In 2002 the first release of Visual Studio .NET and the .NET Framework was nearing completion. A few of us at Microsoft realized that Office programming was going to
the .NET wave unless we did something about it.
What had come before was Visual Basic for Applications (VBA), a simple development environment integrated into all the Office applications. Each Office application had a rich object model that was accessed via a technology known as COM. Millions of developers identified
as "Office developers" and used VBA and the Office COM object models to do everything from automating repetitive
to creating complete business solutions that leveraged the rich features and
interface of Office. These developers realized that their users were spending their days in Office. By building solutions that ran inside of Office, they not only made their users happy, they were also able to create solutions that did more and cost less by reusing functionality already available in the Office applications.
Unfortunately, because of some limitations of VBA, Office programming was starting to get a bad rap. Solutions developed in VBA by small workgroups or individuals would gain momentum and a professional developer would have to take them over and start supporting them. To a professional developer, the VBA environment felt simple and limited, and of course, it enforced a single language: Visual Basic. VBA embedded code in every customized document, which made it hard to fix
and update solutions because a bug would get replicated in documents across the enterprise. Security weaknesses in the VBA model led to a rash of worms and macro viruses that made
Visual Studio .NET and the .NET Framework provided a way to address all these problems. A huge opportunity existed to not only combine the richness of the new .NET Framework and developer tools with the powerful platform that Office has always provided for developers but to also solve the problems that were plaguing VBA. The result of this realization was Visual Studio Tools for Office (VSTO).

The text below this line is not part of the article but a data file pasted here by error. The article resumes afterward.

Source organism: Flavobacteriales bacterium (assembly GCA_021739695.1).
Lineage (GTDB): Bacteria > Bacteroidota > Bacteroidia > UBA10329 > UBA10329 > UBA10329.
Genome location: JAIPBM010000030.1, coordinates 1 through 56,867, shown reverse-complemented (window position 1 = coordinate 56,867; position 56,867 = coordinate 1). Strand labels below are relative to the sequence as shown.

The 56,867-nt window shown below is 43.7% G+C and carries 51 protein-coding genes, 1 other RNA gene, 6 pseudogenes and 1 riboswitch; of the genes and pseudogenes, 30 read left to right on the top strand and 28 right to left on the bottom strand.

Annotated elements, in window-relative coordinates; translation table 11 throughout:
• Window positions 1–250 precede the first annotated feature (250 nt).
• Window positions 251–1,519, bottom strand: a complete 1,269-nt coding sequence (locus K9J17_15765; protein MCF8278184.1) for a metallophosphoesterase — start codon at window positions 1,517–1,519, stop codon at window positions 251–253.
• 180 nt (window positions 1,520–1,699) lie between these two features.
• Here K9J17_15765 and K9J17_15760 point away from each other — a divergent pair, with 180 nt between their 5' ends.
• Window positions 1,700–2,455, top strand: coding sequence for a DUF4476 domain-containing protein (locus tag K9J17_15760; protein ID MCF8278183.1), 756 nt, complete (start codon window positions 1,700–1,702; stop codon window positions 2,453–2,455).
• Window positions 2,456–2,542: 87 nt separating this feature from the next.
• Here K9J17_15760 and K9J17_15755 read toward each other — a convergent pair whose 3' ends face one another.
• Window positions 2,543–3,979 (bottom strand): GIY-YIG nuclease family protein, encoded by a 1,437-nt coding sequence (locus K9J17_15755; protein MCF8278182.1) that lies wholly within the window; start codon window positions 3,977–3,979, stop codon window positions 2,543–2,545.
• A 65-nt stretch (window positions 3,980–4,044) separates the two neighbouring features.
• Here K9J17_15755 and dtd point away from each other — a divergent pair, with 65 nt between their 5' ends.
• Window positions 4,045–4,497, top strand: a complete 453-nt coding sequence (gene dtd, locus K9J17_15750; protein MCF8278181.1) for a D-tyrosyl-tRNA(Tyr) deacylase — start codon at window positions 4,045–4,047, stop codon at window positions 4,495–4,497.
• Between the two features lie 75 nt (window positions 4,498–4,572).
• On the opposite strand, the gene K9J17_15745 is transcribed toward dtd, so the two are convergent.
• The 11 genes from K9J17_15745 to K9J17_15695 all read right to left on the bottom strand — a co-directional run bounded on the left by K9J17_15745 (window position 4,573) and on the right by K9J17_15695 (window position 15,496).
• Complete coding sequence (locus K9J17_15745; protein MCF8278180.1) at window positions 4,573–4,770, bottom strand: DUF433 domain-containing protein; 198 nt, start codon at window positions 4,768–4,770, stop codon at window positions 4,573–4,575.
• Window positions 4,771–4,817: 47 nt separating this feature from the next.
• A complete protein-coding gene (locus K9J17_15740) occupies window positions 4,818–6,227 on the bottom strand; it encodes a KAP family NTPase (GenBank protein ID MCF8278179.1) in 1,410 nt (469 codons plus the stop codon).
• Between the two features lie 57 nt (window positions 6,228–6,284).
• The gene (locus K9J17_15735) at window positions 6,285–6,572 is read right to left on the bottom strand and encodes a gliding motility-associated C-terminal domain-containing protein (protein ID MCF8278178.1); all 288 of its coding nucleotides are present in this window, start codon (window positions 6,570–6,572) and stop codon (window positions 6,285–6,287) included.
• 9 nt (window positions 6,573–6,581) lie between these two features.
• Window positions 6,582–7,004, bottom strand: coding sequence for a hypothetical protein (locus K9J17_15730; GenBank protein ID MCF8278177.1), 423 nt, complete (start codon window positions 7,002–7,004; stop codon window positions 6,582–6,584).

The first version of VSTO was simple, but it accomplished the key goal of letting professional developers use the full power of Visual Studio .NET and the .NET Framework to put code behind Excel 2003 and Word 2003 documents and templates. It let professional developers develop Office solutions in VB.NET and C#. It
the problem of embedded code by linking a document to a .NET assembly instead of embedding it in the document. It also introduced a new security model that used .NET code-access security to prevent worms and macro viruses.
The second version of VSTO, known as VSTO 2005, the version of VSTO covered by this book, is even more ambitious. It
with it functionality never available to the Office developer before, such as data binding and data/view separation, design-time views of Excel and Word documents inside Visual Studio, rich support for Windows Forms controls in the document, the ability to create custom Office task panes, server-side programming support against Officeand that's just scratching the surface. Although the primary target of VSTO is the professional developer, that does not mean that building an Office solution with VSTO is rocket science. VSTO makes it possible to create very rich applications with just a few lines of code.
to put into one place all the information you need to succeed using VSTO to program against Word 2003, Excel 2003, Outlook 2003, and InfoPath 2003. It introduces the Office object models and covers the most commonly used objects in those object models. In addition, this book will help you avoid some pitfalls that result from the COM origins of the Office object models.
This book also provides an insider view of all the rich features of VSTO. We participated in the design and implementation of many of these features. We can therefore speak from the unique perspective of living and
VSTO for the past three
. Programming Office using VSTO is powerful and fun. We hope you enjoy using VSTO as much as we enjoyed writing about it and creating it.